Sestak is a retired Navy Admiral in a time when that’s a very good thing to be, especially if your primary opponent is Arlen Specter. I have no idea how a state wide race would shape up for the two sides, but in a Democratic primary I can’t help but believe Sestak would trounce Specter. And deservedly so. Everything I’m reading is PA Dems are having a very hard time warming up to Specter. Think about it, how can you take seriously a guy who switched parties simply because he knew he’d get killed in a Republican primary and claimed he never promised to be “a good Democrat?”
Compare and contrast this rehabilitation effort of Timothy Geitner:
After his hellish opening weeks, Treasury Secretary Timothy Geithner started inviting White House economic officials across the street to his conference room for hours-long working dinners that have helped get — and keep — the whole team on the same page.
Geithner, a former president of the New York Federal Reserve who once looked like he was floundering in one of the administration’s most scrutinized jobs, is emerging in a new position of strength with the media and the markets, just as he launches President Barack Obama’s high-stakes effort to re-regulate the nation’s financial markets.
The secretary’s advisers acknowledge that his newfound political standing is tied, in part, to the state of the economy, which is now showing early signs of improvement. But Treasury officials also have updated their playbook after his Feb. 10 speech on financial recovery, which was panned by the press and blamed for a 381-point slide in the stock market.
They decided to “let Tim be Tim” and accepted the fact that his strength wasn’t giving a speech in front of a bunch of flags. Rather, they let reporters see him in off-camera, pen-and-pad settings, where he fielded questions with the confidence that his staff saw behind the scenes. He aced an interview with PBS’s Charlie Rose, thriving in a relaxed setting where he could explain issues at length.
… with this bit of economic reality:
China has warned a top member of the US Federal Reserve that it is increasingly disturbed by the Fed’s direct purchase of US Treasury bonds.
Richard Fisher, president of the Dallas Federal Reserve Bank, said: “Senior officials of the Chinese government grilled me about whether or not we are going to monetise the actions of our legislature.”
“I must have been asked about that a hundred times in China. I was asked at every single meeting about our purchases of Treasuries. That seemed to be the principal preoccupation of those that were invested with their surpluses mostly in the United States,” he told the Wall Street Journal.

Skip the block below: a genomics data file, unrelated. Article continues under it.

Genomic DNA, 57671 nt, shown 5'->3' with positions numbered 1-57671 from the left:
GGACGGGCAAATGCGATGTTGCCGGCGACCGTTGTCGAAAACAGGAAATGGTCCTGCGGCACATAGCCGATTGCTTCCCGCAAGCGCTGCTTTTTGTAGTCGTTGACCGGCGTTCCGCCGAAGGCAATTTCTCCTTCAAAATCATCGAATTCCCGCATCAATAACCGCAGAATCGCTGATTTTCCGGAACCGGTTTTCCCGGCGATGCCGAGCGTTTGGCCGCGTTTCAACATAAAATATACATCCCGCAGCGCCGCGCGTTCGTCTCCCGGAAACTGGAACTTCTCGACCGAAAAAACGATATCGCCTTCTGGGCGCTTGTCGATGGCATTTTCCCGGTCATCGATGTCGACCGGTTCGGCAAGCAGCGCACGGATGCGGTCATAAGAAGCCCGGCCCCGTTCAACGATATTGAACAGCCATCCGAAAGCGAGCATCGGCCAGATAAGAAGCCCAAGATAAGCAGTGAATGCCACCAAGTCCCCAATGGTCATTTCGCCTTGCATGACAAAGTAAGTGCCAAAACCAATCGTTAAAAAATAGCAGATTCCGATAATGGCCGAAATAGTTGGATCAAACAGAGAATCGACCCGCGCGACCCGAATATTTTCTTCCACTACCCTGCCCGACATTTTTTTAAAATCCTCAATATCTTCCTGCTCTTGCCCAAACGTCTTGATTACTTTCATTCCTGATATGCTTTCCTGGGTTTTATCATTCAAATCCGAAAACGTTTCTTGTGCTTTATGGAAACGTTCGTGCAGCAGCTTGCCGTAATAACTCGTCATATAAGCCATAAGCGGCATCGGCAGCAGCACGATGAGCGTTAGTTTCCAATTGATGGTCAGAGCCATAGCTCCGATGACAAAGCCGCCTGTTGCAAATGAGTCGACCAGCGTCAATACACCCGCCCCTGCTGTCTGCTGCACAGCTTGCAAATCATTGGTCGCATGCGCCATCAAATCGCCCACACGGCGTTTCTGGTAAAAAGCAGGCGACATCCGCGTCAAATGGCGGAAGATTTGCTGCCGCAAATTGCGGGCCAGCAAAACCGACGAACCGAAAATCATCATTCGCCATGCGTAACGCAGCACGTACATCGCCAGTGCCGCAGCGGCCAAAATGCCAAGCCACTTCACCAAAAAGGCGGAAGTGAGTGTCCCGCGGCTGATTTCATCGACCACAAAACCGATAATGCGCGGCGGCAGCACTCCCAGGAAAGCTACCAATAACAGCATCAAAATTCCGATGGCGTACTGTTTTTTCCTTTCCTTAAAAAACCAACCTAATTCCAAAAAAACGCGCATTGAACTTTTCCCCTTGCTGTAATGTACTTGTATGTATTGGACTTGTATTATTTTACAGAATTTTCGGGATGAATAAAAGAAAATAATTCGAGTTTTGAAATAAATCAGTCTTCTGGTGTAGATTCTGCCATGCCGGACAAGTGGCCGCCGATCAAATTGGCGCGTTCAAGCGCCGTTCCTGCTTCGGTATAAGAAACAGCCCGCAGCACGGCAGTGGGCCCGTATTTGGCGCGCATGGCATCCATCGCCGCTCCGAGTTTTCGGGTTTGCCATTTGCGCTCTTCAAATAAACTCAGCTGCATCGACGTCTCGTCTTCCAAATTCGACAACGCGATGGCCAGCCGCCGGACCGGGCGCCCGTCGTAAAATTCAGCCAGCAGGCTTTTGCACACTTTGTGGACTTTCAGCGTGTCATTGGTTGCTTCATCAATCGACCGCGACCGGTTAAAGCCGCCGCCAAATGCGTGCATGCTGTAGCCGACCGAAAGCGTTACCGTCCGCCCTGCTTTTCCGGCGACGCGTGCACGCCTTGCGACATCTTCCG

The Oxford-educated Mr Fisher, an outspoken free-marketer and believer in the Schumpeterian process of “creative destruction”, has been running a fervent campaign to alert Americans to the “very big hole” in unfunded pension and health-care liabilities built up by a careless political class over the years.
“We at the Dallas Fed believe the total is over $99 trillion,” he said in February.
“This situation is of your own creation. When you berate your representatives or senators or presidents for the mess we are in, you are really berating yourself. You elect them,” he said.
His warning comes amid growing fears that America could lose its AAA sovereign rating.
I guess since the media tried to talk down the economy for the previous eight years, they may as well try and talk it up now that their boy is in the White House. The shame of it is that as the economy worsens, a lot of people are going to be shocked.
Water is wet, the sky is blue, and Media Matters tortures facts and logic to arrive at the conclusion that Sotomayor is being unfairly treated with respect to a prior statement:
“… I would hope that a wise Latina woman with the richness of her experiences would more often than not reach a better conclusion than a white male who hasn’t lived that life.”
According to Media Matters, FoxNews babe Megyn Kelly and renowned ABC correspondent Jan Crawford Greenberg misrepresented the above remark and skewed Sotomayor’s true meaning: